First Twin Register Launches in South Dakota
Jun 21, 2016 08:25AM
● By MED Magazine
Avera and the Avera Institute for Human Genetics have established the first and only twin register in South Dakota. The new register will enable the AIHG to collect and analyze DNA from twins throughout the Midwest to provide insight into traits and diseases that are specific to the region.
“We look at twins because they have nearly identical DNA. Why does one twin get a disease and the other doesn’t? That’s what we are studying. We look at both the genetics and environmental influences on diseases such as type 1 diabetes, behavioral disorders and cardiovascular disease,” says Gareth Davies, PhD, Chief Scientific Officer and Scientific Director at the Avera Institute for Human Genetics.
The register is the result of Avera’s experience and longstanding association with the Netherlands Twin Register at Vrije Universiteit (VU) in Amsterdam, one of the world’s premier twin studies and databases, for which Avera provides DNA sequencing. The two entities have recently formalized their international partnership to expand their scientific collaboration.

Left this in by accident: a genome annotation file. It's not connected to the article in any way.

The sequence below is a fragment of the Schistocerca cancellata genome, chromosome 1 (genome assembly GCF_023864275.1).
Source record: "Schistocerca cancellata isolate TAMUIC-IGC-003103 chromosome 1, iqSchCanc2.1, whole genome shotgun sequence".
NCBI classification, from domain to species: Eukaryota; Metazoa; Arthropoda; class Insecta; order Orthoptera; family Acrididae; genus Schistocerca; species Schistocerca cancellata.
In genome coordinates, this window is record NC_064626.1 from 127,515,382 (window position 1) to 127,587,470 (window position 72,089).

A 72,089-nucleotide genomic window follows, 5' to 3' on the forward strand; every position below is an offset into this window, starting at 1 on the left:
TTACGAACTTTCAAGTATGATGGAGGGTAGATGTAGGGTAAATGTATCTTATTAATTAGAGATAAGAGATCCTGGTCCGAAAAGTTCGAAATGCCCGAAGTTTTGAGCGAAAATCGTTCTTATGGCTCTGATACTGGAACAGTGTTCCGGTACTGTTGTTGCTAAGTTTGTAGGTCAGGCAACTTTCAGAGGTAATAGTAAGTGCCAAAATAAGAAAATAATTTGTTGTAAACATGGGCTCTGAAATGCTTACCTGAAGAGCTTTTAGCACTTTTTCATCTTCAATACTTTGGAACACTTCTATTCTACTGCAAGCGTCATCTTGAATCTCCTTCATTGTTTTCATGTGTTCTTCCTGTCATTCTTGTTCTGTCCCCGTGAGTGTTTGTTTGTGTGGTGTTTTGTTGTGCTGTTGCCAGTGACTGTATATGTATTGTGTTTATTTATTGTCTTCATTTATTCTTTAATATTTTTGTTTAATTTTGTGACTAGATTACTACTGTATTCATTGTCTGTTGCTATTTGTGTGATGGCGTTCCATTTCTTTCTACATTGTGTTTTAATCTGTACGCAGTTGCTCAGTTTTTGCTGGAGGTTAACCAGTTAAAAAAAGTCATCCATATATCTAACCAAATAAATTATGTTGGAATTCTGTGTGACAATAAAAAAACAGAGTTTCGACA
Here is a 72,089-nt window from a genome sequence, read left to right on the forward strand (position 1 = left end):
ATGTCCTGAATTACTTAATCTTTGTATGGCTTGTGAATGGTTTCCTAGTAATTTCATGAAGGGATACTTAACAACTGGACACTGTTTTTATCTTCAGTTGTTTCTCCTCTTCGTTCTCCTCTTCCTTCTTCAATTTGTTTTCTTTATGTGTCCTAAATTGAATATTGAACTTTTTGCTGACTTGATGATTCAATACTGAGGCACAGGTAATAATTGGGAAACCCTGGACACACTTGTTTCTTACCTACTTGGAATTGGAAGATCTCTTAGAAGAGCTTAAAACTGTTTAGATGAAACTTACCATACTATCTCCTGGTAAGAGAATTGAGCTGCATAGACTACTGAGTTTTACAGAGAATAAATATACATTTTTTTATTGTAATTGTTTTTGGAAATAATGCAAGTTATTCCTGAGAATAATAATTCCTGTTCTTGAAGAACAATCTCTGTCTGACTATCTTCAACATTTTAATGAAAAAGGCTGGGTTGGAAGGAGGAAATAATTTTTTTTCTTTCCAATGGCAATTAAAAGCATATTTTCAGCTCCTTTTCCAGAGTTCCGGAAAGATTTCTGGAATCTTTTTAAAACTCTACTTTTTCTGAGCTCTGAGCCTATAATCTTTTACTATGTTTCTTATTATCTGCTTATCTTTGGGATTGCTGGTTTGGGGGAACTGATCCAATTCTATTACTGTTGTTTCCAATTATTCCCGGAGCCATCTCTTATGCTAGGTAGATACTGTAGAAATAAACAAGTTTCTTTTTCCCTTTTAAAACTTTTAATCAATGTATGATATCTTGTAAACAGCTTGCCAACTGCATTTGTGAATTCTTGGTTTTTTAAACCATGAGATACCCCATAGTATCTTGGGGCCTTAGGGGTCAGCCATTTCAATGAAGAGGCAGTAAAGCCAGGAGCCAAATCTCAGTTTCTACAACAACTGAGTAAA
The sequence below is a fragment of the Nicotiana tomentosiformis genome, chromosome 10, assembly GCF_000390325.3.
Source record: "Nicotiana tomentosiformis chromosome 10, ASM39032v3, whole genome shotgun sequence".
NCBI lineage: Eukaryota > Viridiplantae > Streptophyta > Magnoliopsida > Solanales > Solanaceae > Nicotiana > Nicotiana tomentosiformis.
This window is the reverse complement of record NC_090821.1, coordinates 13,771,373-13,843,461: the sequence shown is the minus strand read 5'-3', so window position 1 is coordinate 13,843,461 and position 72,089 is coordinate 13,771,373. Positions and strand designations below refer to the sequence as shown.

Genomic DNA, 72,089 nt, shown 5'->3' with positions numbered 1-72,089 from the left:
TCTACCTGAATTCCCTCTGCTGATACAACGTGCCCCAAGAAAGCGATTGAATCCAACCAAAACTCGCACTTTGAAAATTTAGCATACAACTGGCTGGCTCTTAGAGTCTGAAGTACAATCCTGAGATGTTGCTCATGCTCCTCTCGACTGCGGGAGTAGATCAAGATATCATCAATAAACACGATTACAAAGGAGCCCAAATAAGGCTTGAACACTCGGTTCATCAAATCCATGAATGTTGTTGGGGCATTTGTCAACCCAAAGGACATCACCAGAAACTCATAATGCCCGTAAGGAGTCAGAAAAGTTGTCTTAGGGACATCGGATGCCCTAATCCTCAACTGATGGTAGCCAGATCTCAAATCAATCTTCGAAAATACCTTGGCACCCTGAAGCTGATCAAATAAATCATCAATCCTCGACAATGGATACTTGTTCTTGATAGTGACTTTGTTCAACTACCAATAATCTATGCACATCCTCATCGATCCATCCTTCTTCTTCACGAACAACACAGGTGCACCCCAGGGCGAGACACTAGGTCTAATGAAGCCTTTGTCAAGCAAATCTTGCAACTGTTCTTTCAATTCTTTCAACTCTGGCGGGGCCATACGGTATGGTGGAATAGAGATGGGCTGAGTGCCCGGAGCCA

Through its partnership with the Netherlands Twin Register, the AIHG has collected and analyzed more than 80,000 DNA samples. Along with the twin studies, Avera and VU will be working on several scientific collaborative projects, including the exchange of staff between Avera and VU, a joint PhD program, large-scale genotyping of the twins collection, deep sequencing and phenotyping of thousands of twin pairs, and the creation of an Avera/VU bioinformatics team.
The AIHG will continue to serve as the genetics lab for all genotyping for the Netherlands Twin Register and future genetics research in partnership with VU.
All identical or fraternal twins, triplets and multiples and their immediate family members are invited to sign up for the Avera Twin Register. Enrollment is free and includes genetic testing to determine if twins are identical or fraternal. More information is available to aver.org/twin-register.